Of course, we will do all that we can to welcome Curate-to-be and the family and help them to feel at home in our church communities, but we must remember that he is every bit as fully engaged in ministry when we don’t see him as when he is engaged in leading worship or parish visiting. He won’t be a “Sunday Deacon” (or, eventually, a “Sunday priest”) though we may not see as much of him in the week as we might like. We will need to remember that, though we’re certain to benefit from his many gifts, he is with us to learn. He hasn’t been sent “as an extra pair of hand to help the vicar”, - but rather to gain all he can from ministering in the very different contexts of our two parishes. The national church has very clear & firm expectations of what he should learn during his time with us, - and it’s a long and scary list. We’ll all have a part to play in helping him develop, in telling him when he does well and occasionally, perhaps in offering constructive criticism. Most of all, though, you’ll be able to help him by sharing your own faith stories, by praying with and for him, and by welcoming his ministry as we continue to travel together into God’s future.


Song in my Heart said...

I might change "We’ll all have a part to play in helping him develop, in telling him ..." to "We’ll all have a part to play in helping him develop by working alongside him in these churches, telling him ..." to emphasize the action and work involved a little more, but you know your parishioners better than I do!

I like it.

Sarah said...

Being an NSM curate is not easy. Please please please find a way of praying together regularly. When time together is short and there are 101 things to learn and there isn't a regular office slot, praying together often gets squeezed out. It was the time when my training incumbant and I could be vulnerable to each other. It also means that 5 years down the road we still like each other!!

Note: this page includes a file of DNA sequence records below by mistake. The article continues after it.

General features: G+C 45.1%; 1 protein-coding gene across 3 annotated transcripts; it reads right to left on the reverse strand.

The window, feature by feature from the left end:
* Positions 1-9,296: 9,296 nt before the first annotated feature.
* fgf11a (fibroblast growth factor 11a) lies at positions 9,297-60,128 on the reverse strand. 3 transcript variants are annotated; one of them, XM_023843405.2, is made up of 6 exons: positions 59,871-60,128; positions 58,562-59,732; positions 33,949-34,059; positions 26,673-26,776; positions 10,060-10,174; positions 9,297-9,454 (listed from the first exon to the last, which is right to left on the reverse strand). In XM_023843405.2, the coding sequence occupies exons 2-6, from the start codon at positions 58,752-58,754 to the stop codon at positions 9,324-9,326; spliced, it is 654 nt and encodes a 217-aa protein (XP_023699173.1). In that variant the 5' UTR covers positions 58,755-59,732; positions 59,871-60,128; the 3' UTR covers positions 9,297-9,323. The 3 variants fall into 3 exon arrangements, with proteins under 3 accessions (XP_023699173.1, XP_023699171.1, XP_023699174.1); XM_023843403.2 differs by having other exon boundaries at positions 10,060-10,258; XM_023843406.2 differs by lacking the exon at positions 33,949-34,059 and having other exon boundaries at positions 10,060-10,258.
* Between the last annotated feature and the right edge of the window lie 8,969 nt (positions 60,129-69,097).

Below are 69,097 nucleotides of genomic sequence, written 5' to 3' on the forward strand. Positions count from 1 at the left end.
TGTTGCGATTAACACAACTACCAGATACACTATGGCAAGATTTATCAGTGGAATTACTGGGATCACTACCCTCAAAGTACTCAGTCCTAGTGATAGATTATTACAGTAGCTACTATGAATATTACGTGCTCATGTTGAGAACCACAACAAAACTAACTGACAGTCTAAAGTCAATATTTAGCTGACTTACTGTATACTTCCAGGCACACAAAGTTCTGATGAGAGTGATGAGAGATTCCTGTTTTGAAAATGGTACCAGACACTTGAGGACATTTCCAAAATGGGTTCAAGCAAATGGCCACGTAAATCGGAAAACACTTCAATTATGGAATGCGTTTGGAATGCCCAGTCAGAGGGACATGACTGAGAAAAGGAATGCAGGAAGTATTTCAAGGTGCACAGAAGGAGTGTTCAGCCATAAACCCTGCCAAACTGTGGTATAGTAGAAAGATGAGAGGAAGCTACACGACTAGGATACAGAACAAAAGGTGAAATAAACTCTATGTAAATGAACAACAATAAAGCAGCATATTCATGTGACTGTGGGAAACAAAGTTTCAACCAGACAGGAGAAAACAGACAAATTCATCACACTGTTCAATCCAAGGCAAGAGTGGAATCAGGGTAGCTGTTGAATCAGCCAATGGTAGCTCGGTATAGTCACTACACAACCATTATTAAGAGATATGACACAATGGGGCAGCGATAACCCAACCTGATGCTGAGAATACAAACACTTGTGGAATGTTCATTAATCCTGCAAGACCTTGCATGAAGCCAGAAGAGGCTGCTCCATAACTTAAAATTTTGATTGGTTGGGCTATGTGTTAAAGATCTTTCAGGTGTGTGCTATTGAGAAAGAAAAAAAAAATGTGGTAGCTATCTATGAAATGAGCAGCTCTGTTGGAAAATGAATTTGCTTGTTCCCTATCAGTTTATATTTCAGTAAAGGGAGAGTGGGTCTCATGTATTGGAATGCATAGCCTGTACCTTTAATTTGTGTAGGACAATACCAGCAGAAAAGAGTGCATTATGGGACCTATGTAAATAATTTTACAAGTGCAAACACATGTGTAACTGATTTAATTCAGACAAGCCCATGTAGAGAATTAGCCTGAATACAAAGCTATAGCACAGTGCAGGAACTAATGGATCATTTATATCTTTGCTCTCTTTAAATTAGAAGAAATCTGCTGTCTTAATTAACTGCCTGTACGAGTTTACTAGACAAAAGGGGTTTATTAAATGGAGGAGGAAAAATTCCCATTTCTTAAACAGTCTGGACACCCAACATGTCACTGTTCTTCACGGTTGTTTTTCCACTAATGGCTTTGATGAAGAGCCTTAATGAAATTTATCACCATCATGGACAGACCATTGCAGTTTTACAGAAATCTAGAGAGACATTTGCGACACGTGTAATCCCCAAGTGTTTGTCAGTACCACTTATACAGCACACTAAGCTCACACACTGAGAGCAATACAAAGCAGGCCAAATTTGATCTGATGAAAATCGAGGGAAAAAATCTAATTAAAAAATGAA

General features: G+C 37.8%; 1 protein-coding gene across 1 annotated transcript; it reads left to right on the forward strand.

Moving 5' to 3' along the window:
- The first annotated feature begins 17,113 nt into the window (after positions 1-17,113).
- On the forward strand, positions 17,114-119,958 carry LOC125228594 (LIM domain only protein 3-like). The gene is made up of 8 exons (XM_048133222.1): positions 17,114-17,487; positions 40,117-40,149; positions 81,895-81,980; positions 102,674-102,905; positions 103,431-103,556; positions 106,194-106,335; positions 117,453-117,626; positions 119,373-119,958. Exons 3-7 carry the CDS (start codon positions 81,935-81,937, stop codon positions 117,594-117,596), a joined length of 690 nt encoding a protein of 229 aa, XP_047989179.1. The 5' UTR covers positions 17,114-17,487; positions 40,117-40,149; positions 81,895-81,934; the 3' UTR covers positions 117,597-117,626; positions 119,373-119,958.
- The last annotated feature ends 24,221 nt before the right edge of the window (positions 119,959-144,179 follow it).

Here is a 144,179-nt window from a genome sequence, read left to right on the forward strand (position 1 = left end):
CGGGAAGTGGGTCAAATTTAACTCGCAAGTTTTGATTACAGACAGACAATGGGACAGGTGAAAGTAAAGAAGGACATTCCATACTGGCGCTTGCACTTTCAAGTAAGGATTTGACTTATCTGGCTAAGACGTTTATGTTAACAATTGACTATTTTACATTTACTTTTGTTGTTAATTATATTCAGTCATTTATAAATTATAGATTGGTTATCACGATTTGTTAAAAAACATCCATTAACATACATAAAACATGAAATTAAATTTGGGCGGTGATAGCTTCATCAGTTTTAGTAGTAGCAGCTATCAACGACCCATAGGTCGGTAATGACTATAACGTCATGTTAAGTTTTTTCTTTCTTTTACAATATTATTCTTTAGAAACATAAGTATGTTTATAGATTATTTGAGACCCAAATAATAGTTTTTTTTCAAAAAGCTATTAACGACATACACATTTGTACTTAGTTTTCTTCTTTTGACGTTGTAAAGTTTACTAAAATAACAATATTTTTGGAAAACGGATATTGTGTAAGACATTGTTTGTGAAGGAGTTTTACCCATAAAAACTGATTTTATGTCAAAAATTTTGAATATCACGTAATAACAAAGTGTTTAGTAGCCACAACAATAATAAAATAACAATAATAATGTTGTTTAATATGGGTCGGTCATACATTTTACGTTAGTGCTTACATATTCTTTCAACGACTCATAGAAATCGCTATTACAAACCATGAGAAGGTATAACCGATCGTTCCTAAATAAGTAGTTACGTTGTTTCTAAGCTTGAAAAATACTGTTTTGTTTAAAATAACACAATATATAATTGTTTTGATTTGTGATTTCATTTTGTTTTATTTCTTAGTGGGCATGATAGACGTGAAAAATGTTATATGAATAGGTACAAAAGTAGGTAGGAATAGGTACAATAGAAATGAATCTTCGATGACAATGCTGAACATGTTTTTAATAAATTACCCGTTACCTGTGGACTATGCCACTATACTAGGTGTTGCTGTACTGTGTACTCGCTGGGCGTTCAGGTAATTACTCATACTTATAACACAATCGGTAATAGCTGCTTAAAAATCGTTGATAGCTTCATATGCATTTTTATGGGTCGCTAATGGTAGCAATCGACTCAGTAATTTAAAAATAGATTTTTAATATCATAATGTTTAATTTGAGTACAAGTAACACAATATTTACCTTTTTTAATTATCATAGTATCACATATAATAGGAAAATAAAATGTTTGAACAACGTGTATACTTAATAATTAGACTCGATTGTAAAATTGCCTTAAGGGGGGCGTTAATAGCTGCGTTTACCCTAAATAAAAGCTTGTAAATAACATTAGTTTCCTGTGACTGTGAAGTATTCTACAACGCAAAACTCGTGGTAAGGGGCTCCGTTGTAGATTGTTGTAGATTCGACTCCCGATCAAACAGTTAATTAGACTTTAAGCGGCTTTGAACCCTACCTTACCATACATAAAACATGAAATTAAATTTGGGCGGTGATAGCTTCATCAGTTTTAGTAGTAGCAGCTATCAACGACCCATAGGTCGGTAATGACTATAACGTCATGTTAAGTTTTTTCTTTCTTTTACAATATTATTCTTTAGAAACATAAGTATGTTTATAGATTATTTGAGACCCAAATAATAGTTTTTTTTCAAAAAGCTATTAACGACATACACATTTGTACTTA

iPriest said...

Good work to remind the parishes that having a Curate is a demanding responsibility and one which they share with you. My training incumbent frequently said, and I say it frequently as well that "curates are more work than they are help", but that they are not a burden, but a privilege: the formation of diaconal and then priestly ministry is a privilege for the parish and they should treasure that.

Supporting my colleague, who is shortly to move from Assistant Curate to Associate Priest at the end of her title has been such a privilege, but supporting her saying her first mass was the most emotional and stressful of it all. All that to look forward to...

Well done, Mother K.


Ostrich said...

Can you make some link with the ministry in the world to which we are all called being made very evident in his ministry outside the parishes as well as within them. Its only the stipendiary clergy who spend almost all of their time immersed in parish life. God's people are engaged in a much tougher task of living out their baptismal promises in the world. This particular Curate to Be will be such a help in enabling the parishes to reflect and learn from his ministry, and in doing so learn to value and celebrate their own.